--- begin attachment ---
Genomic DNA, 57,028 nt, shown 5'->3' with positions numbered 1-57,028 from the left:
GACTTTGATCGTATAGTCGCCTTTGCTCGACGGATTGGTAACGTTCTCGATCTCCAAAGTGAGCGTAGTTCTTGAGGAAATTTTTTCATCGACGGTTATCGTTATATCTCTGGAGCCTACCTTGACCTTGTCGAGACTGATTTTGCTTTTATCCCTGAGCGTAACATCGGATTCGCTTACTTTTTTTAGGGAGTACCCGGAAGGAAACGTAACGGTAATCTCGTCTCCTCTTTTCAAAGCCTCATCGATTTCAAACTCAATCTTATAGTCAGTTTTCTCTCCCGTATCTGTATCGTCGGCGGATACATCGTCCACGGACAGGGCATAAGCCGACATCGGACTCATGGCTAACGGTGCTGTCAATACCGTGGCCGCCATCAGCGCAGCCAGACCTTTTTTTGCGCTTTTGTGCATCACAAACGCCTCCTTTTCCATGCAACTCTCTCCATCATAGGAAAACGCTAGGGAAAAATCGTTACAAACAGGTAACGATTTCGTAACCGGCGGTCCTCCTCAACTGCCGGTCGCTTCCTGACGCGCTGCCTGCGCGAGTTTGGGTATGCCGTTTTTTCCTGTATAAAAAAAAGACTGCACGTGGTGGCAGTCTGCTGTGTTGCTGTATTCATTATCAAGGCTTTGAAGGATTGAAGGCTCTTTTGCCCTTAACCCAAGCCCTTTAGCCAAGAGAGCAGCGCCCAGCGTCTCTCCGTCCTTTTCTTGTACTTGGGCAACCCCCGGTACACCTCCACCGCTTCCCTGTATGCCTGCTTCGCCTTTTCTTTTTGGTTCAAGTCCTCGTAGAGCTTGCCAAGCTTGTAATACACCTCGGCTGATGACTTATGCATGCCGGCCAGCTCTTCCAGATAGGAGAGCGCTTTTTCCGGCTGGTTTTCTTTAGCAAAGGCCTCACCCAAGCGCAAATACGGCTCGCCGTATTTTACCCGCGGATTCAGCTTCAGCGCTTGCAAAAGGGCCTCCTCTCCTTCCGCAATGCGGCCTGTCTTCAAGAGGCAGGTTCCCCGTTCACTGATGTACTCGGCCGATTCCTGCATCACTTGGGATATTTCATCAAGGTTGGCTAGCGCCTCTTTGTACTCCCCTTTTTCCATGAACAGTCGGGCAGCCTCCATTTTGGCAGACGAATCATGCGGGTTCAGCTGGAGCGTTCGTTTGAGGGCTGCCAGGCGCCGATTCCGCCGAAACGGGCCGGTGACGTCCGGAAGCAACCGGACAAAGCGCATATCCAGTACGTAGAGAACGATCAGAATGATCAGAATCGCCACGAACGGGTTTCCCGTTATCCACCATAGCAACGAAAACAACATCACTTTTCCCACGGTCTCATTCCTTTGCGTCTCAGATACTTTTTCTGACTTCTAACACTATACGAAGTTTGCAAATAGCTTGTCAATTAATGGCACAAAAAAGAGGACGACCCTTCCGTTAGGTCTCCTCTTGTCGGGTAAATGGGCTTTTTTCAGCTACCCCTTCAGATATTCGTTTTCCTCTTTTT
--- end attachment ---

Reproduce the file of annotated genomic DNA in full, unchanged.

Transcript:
Genomic DNA, 57,028 nt, shown 5'->3' with positions numbered 1-57,028 from the left:
GACTTTGATCGTATAGTCGCCTTTGCTCGACGGATTGGTAACGTTCTCGATCTCCAAAGTGAGCGTAGTTCTTGAGGAAATTTTTTCATCGACGGTTATCGTTATATCTCTGGAGCCTACCTTGACCTTGTCGAGACTGATTTTGCTTTTATCCCTGAGCGTAACATCGGATTCGCTTACTTTTTTTAGGGAGTACCCGGAAGGAAACGTAACGGTAATCTCGTCTCCTCTTTTCAAAGCCTCATCGATTTCAAACTCAATCTTATAGTCAGTTTTCTCTCCCGTATCTGTATCGTCGGCGGATACATCGTCCACGGACAGGGCATAAGCCGACATCGGACTCATGGCTAACGGTGCTGTCAATACCGTGGCCGCCATCAGCGCAGCCAGACCTTTTTTTGCGCTTTTGTGCATCACAAACGCCTCCTTTTCCATGCAACTCTCTCCATCATAGGAAAACGCTAGGGAAAAATCGTTACAAACAGGTAACGATTTCGTAACCGGCGGTCCTCCTCAACTGCCGGTCGCTTCCTGACGCGCTGCCTGCGCGAGTTTGGGTATGCCGTTTTTTCCTGTATAAAAAAAAGACTGCACGTGGTGGCAGTCTGCTGTGTTGCTGTATTCATTATCAAGGCTTTGAAGGATTGAAGGCTCTTTTGCCCTTAACCCAAGCCCTTTAGCCAAGAGAGCAGCGCCCAGCGTCTCTCCGTCCTTTTCTTGTACTTGGGCAACCCCCGGTACACCTCCACCGCTTCCCTGTATGCCTGCTTCGCCTTTTCTTTTTGGTTCAAGTCCTCGTAGAGCTTGCCAAGCTTGTAATACACCTCGGCTGATGACTTATGCATGCCGGCCAGCTCTTCCAGATAGGAGAGCGCTTTTTCCGGCTGGTTTTCTTTAGCAAAGGCCTCACCCAAGCGCAAATACGGCTCGCCGTATTTTACCCGCGGATTCAGCTTCAGCGCTTGCAAAAGGGCCTCCTCTCCTTCCGCAATGCGGCCTGTCTTCAAGAGGCAGGTTCCCCGTTCACTGATGTACTCGGCCGATTCCTGCATCACTTGGGATATTTCATCAAGGTTGGCTAGCGCCTCTTTGTACTCCCCTTTTTCCATGAACAGTCGGGCAGCCTCCATTTTGGCAGACGAATCATGCGGGTTCAGCTGGAGCGTTCGTTTGAGGGCTGCCAGGCGCCGATTCCGCCGAAACGGGCCGGTGACGTCCGGAAGCAACCGGACAAAGCGCATATCCAGTACGTAGAGAACGATCAGAATGATCAGAATCGCCACGAACGGGTTTCCCGTTATCCACCATAGCAACGAAAACAACATCACTTTTCCCACGGTCTCATTCCTTTGCGTCTCAGATACTTTTTCTGACTTCTAACACTATACGAAGTTTGCAAATAGCTTGTCAATTAATGGCACAAAAAAGAGGACGACCCTTCCGTTAGGTCTCCTCTTGTCGGGTAAATGGGCTTTTTTCAGCTACCCCTTCAGATATTCGTTTTCCTCTTTTT